Pablo Vivanco, executive director at Albion Neighbourhood Services in Rexdale, works near the Finch West LRT and lives near the Eglinton LRT, and hasn’t gotten regular and meaningful communications on either project.
“I grew up at Weston and Finch. This entire area has looked pretty much the same since I was a kid. Like 30, 35 years, it hasn’t changed much,” he says. “This is going to be the biggest investment this area has seen in half a century, right? There should probably be a bit more engagement with the community.”
Take, for example, the problem of stops: the 36 Finch bus that runs the length of the upcoming LRT has approximately 30 stops, whereas the LRT has 18. Residents wonder about whether their local stop will be eliminated, and how that’ll change their routines. Or whether it’ll be possible to put in any new crosswalks on Finch now that they’d interrupt a tram route. These are all questions that have answers, but community members feel like they’re being kept in the dark. The breakdown in communication is cyclical: Metrolinx doesn’t reach people who have questions, people lose hope in asking questions or providing perspectives, and engagement with the project wanes.
“This is why people become cynical,” says Vivanco. “Why would I participate in these consultations if they’re gonna ignore what I have to say, right?”
It’s important to note not all consultations with Metrolinx turned sour. Al Ruggero is a project manager at the Emery Village Business Improvement Area, which advocates for the interests of thousands of business owners in the catchment. He was invited to early consultations around Transit City, where he first noticed there’d been no consideration of the impact of the LRT on commercial transportation. After discussions were resurrected in 2014 and 2015, he negotiated with Metrolinx to secure more comprehensive research and a better plan for the flow of traffic through the major commercial thoroughfare.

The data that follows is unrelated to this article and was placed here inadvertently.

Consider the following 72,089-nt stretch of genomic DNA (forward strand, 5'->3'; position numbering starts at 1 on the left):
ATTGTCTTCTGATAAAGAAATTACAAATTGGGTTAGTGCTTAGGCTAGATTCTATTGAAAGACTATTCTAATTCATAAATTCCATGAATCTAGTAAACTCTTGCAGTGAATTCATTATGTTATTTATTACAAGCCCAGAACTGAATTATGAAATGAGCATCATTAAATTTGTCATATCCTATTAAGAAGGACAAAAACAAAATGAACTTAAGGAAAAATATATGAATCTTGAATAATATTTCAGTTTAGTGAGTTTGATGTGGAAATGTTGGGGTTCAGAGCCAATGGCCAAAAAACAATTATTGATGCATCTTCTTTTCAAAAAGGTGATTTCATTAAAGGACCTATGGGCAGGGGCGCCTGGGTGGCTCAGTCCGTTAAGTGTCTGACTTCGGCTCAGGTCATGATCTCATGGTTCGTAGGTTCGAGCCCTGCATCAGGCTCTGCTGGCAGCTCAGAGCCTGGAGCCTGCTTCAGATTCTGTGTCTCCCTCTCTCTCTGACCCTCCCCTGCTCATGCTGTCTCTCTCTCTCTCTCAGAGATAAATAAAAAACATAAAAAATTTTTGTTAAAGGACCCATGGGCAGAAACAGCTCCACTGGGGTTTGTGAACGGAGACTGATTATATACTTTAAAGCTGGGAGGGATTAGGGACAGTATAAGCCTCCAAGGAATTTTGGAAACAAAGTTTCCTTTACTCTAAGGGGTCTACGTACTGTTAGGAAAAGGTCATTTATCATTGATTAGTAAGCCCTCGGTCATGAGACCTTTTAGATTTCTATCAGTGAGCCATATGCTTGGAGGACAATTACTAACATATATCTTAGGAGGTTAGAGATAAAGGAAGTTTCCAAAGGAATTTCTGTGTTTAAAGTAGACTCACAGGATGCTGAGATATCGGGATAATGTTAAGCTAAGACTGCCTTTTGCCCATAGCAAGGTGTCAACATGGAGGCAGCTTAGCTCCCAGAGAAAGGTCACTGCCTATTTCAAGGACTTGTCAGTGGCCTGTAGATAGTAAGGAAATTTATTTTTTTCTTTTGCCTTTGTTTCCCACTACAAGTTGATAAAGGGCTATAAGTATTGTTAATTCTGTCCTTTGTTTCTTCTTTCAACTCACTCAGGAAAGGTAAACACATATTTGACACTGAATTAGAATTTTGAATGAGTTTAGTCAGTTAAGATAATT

But to other advocates, the conversations Metrolinx was willing to make time for reflect the transit agency’s priorities, and their unfamiliarity with the neighbourhood. They communicated with the local councillor, the big non-profits and organizations, but word didn’t really make it to the person on the street. It feels, to some community organizers, business owners and residents, like there was no significant effort to meet them where they were.
In a statement to The Local, Metrolinx said, “Throughout construction we have engaged with communities through a number of different channels via public meetings, construction notices, e-newsletters and through our team in the community office,” adding that they held virtual meetings during the pandemic and resumed in-person community engagement through booths at malls, events, and the line’s terminal stations. They also noted that “construction notices are distributed where work is occurring,” though some locals living and working along Finch who spoke to The Local report not having received any such material.